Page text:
So what to do?
In recent weeks Ray Dalio has received much publicity for writing a paper discussing the above points and stating that he believes that we are near to a paradigm change – ie that global debt levels will weigh and there is likely to be an event which ushers in a new paradigm. His conclusion is to buy gold.
His thoughts and conclusions are similar to mine, except that I would not be so bold as to say that any event is imminent. It’s difficult to know when the herd will decide to recognise that the emperor wears no clothes. However, it is clear that virtually all asset classes are very fully valued and one has to work hard to identify any assets that are reasonably valued, much less undervalued, in which to invest or park money.
Berkshire Hathaway has amassed a cash pile of $120 Billion largely due to a lack of opportunity, and incidentally it’s share price is still only 5% higher than when we sold out of our position almost 2 years ago while the S&P500 is up over 20% (due to a shunning of value style investing).
The point being that I agree with Dalio that gold is a reasonable place to park cash over the short to medium term. The argument that gold produces nothing is essentially gone now that bond investors need to pay sovereigns for the privilege of providing them with capital – so any long term store of wealth that does not have a high holding cost is worthy of consideration.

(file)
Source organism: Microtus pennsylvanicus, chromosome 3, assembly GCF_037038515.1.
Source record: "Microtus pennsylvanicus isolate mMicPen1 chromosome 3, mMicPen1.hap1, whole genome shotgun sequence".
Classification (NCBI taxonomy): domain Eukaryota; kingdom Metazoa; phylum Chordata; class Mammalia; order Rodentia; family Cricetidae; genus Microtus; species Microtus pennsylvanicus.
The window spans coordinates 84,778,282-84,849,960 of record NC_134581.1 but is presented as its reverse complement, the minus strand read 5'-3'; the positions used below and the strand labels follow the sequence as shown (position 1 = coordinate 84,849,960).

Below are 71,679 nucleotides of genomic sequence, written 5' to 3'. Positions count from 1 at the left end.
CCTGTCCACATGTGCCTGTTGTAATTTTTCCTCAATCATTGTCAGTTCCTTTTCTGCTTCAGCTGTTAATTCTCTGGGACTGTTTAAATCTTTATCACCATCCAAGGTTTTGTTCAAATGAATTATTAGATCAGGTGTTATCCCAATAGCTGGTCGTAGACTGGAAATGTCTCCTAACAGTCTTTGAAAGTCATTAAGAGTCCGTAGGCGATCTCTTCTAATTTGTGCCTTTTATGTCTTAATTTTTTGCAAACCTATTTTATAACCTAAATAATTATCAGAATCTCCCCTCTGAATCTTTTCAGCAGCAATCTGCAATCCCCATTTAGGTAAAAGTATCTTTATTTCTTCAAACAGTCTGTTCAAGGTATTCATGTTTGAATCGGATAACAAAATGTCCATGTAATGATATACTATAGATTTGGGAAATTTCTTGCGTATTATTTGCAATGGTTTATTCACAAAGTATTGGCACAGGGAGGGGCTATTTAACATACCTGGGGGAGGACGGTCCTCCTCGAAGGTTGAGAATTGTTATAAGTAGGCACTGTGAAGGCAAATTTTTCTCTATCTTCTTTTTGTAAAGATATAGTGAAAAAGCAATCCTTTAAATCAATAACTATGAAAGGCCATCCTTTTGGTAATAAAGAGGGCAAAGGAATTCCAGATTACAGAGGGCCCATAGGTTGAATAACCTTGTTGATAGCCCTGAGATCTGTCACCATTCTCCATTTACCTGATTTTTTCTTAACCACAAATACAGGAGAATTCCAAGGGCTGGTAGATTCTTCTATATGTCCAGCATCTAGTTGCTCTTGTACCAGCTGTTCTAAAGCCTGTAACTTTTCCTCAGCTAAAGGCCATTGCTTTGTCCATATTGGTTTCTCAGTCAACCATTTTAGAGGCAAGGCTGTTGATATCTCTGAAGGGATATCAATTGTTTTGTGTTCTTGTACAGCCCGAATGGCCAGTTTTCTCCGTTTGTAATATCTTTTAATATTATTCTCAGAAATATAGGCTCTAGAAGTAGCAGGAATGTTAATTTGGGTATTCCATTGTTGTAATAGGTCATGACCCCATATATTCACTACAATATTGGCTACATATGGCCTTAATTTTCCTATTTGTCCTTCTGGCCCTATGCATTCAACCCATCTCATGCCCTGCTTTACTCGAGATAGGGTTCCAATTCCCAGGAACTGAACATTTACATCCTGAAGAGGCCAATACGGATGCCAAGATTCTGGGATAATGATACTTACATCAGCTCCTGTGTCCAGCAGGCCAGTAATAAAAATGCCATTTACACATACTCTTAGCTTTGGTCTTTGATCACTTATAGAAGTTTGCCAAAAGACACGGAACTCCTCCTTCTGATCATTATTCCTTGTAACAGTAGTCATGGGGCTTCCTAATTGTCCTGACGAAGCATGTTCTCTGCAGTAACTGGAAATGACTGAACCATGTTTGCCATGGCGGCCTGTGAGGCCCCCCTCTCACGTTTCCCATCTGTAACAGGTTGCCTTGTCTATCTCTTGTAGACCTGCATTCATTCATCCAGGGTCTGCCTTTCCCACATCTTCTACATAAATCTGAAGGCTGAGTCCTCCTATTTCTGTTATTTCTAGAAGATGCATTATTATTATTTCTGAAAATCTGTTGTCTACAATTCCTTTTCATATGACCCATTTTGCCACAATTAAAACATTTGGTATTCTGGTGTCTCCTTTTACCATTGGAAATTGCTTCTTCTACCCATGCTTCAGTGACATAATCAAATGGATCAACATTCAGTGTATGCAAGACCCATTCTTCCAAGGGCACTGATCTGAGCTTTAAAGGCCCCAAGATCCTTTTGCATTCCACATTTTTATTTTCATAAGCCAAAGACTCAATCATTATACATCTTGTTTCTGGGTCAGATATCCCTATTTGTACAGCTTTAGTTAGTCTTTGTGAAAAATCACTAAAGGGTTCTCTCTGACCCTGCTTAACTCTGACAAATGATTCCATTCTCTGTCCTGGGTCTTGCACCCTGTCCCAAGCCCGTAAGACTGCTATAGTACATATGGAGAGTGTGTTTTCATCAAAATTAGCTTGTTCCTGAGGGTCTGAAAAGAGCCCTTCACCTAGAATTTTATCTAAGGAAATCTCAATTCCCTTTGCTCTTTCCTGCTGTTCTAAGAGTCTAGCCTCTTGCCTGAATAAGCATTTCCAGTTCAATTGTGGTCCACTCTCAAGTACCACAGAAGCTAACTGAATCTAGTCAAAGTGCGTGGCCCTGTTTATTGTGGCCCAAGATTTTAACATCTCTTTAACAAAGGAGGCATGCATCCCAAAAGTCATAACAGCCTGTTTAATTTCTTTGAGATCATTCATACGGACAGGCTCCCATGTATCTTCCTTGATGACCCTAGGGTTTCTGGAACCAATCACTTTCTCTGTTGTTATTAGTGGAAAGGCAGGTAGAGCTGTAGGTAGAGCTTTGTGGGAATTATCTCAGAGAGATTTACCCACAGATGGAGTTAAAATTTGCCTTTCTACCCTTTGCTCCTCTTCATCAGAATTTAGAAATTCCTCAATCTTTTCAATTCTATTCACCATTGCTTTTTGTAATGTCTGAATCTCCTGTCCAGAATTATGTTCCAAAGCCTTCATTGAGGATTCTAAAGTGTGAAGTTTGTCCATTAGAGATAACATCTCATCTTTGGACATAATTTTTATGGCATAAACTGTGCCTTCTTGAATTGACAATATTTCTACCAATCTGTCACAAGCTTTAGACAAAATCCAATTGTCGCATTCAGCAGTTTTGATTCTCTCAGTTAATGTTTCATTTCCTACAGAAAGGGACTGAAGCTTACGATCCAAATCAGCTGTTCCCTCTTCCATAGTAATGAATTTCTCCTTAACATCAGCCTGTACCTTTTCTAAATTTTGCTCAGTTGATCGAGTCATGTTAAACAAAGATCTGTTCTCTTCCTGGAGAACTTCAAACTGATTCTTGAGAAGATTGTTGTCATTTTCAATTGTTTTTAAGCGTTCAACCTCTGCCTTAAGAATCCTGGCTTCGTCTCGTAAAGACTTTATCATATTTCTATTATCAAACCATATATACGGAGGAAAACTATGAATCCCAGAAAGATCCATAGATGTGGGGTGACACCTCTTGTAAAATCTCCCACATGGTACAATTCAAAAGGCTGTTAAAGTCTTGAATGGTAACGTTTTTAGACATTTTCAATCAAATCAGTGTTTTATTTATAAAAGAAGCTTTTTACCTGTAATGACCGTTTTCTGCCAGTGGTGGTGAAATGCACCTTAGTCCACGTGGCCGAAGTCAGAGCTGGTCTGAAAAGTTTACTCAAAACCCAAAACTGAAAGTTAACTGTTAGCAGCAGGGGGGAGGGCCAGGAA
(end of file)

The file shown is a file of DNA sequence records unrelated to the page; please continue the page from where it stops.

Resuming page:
The AUD has corrected somewhat in recent months (currently buys around 0.68usd and widely considered to remain under pressure) while gold has appreciated. So plan is to allocate around 12% to gold in the first instance, with the first half of it purchased in unhedged form (GOLD ETF) – so that it is both a gold and AUD position – and then over the next few months a second tranche of either GOLD or GAU (the latter hedged in AUD, in the case that the AUD falls from it’s current level).
One of the few other assets of which I am aware that has not experienced a strong run up in price in recent years, and therefore may be a good asset in which to protect wealth over the long run, is pockets of rural property. So I will continue to investigate whether there is an opportunity to invest in some agricultural land, possibly with a ruin in need of renovation if in Europe.
When we do experience a significant market correction we will take a significant position in Berkshire Hathaway as it appears relatively rare amongst US corporates in that it has invested in plant and machinery for future industrial growth (whereas many others have borrowed to simply buy back shares and boost share prices).
Additionally, as medium-short term positioning want to be “short” AUD, against USD as EU seems to be struggling in face of Global trade issues, and as a short term positioning consider taking some tactical equity risk as reasonable view that stocks will gain until April/May 2020?
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© Copyright Brett Edgerton 2019